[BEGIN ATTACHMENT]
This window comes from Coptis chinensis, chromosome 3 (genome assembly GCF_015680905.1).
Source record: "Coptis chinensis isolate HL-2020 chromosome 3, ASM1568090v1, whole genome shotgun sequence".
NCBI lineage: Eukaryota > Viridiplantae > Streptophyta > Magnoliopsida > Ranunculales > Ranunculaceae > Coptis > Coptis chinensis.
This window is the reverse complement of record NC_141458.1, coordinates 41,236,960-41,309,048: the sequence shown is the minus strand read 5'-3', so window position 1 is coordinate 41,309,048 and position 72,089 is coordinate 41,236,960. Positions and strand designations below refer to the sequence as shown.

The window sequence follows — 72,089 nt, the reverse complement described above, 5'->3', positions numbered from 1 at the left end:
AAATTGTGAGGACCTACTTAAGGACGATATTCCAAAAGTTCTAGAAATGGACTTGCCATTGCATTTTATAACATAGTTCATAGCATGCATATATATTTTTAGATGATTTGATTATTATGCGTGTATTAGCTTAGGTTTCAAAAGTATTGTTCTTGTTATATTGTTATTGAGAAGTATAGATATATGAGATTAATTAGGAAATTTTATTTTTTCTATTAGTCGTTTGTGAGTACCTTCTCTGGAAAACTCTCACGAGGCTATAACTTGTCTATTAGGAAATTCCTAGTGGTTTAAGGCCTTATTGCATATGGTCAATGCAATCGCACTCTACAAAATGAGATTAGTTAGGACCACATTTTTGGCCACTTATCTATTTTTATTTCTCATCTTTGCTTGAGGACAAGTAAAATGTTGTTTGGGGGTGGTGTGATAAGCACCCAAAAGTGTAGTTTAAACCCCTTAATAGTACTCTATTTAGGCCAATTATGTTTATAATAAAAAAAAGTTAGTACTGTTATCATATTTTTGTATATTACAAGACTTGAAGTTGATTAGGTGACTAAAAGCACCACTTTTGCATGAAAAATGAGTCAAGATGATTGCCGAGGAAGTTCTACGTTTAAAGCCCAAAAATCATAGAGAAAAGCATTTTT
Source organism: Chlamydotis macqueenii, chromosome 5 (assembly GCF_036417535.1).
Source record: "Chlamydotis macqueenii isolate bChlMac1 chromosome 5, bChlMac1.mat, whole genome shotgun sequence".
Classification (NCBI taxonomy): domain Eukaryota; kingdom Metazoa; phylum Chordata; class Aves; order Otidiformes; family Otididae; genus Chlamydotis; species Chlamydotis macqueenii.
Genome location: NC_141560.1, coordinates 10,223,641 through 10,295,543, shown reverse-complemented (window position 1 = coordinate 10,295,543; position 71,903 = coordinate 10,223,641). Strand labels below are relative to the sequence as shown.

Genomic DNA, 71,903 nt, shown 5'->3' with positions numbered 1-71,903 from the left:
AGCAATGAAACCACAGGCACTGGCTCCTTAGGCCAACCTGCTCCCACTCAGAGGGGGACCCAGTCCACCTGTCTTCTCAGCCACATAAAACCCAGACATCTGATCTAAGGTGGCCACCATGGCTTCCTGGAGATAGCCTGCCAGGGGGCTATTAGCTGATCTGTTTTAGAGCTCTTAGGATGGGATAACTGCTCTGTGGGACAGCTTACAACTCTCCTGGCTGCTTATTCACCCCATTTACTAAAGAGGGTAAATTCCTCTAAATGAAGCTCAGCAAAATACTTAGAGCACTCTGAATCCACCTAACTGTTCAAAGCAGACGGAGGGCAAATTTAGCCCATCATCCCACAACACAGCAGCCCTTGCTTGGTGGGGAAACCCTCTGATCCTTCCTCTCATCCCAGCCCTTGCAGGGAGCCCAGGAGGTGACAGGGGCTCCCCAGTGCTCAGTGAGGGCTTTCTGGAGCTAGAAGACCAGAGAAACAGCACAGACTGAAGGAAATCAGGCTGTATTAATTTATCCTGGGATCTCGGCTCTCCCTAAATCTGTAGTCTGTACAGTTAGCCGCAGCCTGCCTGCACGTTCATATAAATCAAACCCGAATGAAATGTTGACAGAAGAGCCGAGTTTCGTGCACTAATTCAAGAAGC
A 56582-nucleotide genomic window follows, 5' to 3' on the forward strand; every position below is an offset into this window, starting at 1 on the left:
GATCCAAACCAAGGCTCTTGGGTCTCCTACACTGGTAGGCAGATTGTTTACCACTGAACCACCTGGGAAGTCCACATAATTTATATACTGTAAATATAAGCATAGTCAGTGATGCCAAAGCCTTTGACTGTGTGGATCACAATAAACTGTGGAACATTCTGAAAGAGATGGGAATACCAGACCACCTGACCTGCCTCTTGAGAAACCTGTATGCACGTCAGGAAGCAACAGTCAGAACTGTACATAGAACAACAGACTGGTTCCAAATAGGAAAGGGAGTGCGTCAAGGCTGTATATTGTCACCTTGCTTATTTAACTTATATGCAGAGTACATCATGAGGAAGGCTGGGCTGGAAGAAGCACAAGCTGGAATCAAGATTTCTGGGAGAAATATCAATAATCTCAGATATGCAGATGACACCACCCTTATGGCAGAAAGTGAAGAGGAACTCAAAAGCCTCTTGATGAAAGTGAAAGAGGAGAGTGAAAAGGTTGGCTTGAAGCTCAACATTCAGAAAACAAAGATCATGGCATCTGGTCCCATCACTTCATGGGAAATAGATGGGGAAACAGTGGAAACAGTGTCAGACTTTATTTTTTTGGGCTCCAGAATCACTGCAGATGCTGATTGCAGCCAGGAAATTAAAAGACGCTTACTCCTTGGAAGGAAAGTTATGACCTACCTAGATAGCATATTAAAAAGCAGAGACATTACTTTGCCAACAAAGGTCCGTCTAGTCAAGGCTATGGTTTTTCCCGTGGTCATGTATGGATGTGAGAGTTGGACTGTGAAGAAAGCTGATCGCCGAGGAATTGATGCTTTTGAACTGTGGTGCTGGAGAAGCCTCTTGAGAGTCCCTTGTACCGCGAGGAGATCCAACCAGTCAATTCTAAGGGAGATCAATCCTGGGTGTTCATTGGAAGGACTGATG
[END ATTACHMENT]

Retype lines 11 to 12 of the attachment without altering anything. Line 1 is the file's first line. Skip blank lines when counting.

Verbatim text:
Genomic DNA, 71,903 nt, shown 5'->3' with positions numbered 1-71,903 from the left:
AGCAATGAAACCACAGGCACTGGCTCCTTAGGCCAACCTGCTCCCACTCAGAGGGGGACCCAGTCCACCTGTCTTCTCAGCCACATAAAACCCAGACATCTGATCTAAGGTGGCCACCATGGCTTCCTGGAGATAGCCTGCCAGGGGGCTATTAGCTGATCTGTTTTAGAGCTCTTAGGATGGGATAACTGCTCTGTGGGACAGCTTACAACTCTCCTGGCTGCTTATTCACCCCATTTACTAAAGAGGGTAAATTCCTCTAAATGAAGCTCAGCAAAATACTTAGAGCACTCTGAATCCACCTAACTGTTCAAAGCAGACGGAGGGCAAATTTAGCCCATCATCCCACAACACAGCAGCCCTTGCTTGGTGGGGAAACCCTCTGATCCTTCCTCTCATCCCAGCCCTTGCAGGGAGCCCAGGAGGTGACAGGGGCTCCCCAGTGCTCAGTGAGGGCTTTCTGGAGCTAGAAGACCAGAGAAACAGCACAGACTGAAGGAAATCAGGCTGTATTAATTTATCCTGGGATCTCGGCTCTCCCTAAATCTGTAGTCTGTACAGTTAGCCGCAGCCTGCCTGCACGTTCATATAAATCAAACCCGAATGAAATGTTGACAGAAGAGCCGAGTTTCGTGCACTAATTCAAGAAGC